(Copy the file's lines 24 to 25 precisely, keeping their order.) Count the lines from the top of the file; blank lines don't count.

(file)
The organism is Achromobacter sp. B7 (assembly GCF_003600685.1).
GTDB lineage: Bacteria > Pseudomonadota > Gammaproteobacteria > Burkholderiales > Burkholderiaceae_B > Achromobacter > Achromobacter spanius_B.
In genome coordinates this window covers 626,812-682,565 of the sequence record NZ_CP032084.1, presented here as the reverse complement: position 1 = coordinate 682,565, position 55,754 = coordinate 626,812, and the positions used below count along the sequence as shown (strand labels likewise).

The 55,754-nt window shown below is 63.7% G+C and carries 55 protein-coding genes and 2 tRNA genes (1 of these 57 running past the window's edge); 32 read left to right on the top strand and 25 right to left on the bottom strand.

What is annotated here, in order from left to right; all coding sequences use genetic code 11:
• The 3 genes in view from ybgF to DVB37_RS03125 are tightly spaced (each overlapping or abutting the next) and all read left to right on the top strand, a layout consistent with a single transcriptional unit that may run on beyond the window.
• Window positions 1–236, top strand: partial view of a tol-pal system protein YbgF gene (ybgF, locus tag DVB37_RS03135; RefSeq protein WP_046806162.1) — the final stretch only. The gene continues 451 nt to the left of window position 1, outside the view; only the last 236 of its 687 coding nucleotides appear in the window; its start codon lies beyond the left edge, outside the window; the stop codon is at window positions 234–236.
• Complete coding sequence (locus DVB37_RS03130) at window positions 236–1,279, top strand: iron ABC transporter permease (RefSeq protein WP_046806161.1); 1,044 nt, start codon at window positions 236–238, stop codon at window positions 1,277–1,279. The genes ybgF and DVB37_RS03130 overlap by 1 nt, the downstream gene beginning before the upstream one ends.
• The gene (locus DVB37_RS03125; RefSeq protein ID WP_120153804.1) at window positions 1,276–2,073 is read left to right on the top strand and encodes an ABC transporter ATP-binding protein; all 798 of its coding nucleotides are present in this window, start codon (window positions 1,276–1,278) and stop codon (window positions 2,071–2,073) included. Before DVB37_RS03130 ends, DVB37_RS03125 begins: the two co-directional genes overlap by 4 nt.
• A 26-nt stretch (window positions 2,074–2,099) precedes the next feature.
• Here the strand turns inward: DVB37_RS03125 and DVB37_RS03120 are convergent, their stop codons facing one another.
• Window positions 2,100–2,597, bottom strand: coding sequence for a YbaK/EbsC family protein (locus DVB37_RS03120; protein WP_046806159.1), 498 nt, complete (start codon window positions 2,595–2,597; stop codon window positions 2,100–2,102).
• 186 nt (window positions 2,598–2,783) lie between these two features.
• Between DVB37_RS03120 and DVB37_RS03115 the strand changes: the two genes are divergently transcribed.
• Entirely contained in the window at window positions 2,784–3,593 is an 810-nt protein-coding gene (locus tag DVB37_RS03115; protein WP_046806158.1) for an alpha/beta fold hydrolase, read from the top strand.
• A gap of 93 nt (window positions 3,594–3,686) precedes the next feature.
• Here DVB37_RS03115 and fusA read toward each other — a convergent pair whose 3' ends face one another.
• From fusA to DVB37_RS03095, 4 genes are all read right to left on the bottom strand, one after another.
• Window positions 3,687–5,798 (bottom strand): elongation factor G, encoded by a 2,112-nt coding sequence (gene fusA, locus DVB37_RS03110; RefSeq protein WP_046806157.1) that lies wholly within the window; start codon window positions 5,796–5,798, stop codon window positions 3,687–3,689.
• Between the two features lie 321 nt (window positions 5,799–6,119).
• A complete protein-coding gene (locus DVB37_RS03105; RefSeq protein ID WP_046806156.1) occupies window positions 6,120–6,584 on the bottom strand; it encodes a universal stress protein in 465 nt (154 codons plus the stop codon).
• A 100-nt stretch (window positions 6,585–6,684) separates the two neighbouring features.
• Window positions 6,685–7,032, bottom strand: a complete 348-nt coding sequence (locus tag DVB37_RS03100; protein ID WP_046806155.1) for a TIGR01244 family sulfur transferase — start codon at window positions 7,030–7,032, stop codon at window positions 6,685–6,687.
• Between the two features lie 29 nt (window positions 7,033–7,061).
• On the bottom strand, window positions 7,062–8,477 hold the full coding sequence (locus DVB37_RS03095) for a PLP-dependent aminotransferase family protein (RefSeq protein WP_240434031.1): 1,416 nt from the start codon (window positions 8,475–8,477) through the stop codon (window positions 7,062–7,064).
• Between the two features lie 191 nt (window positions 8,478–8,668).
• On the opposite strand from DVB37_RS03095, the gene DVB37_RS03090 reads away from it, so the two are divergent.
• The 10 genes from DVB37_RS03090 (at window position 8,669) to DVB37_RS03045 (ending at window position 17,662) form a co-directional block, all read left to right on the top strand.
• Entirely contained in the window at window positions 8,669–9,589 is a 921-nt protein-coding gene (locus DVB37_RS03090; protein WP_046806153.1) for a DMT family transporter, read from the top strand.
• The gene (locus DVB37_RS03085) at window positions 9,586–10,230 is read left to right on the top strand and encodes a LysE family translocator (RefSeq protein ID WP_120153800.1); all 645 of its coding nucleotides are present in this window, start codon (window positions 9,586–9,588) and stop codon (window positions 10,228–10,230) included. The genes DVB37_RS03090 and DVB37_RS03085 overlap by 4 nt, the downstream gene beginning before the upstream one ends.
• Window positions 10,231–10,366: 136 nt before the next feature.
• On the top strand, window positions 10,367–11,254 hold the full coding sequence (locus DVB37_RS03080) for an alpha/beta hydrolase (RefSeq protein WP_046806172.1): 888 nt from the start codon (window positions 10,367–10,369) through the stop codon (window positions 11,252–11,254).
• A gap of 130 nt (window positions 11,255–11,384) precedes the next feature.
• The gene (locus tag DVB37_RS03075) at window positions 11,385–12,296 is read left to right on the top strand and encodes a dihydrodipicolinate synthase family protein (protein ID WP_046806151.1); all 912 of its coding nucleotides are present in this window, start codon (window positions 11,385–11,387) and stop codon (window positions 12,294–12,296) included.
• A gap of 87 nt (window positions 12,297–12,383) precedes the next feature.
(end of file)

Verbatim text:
• Between the two features lie 29 nt (window positions 7,033–7,061).
• On the bottom strand, window positions 7,062–8,477 hold the full coding sequence (locus DVB37_RS03095) for a PLP-dependent aminotransferase family protein (RefSeq protein WP_240434031.1): 1,416 nt from the start codon (window positions 8,475–8,477) through the stop codon (window positions 7,062–7,064).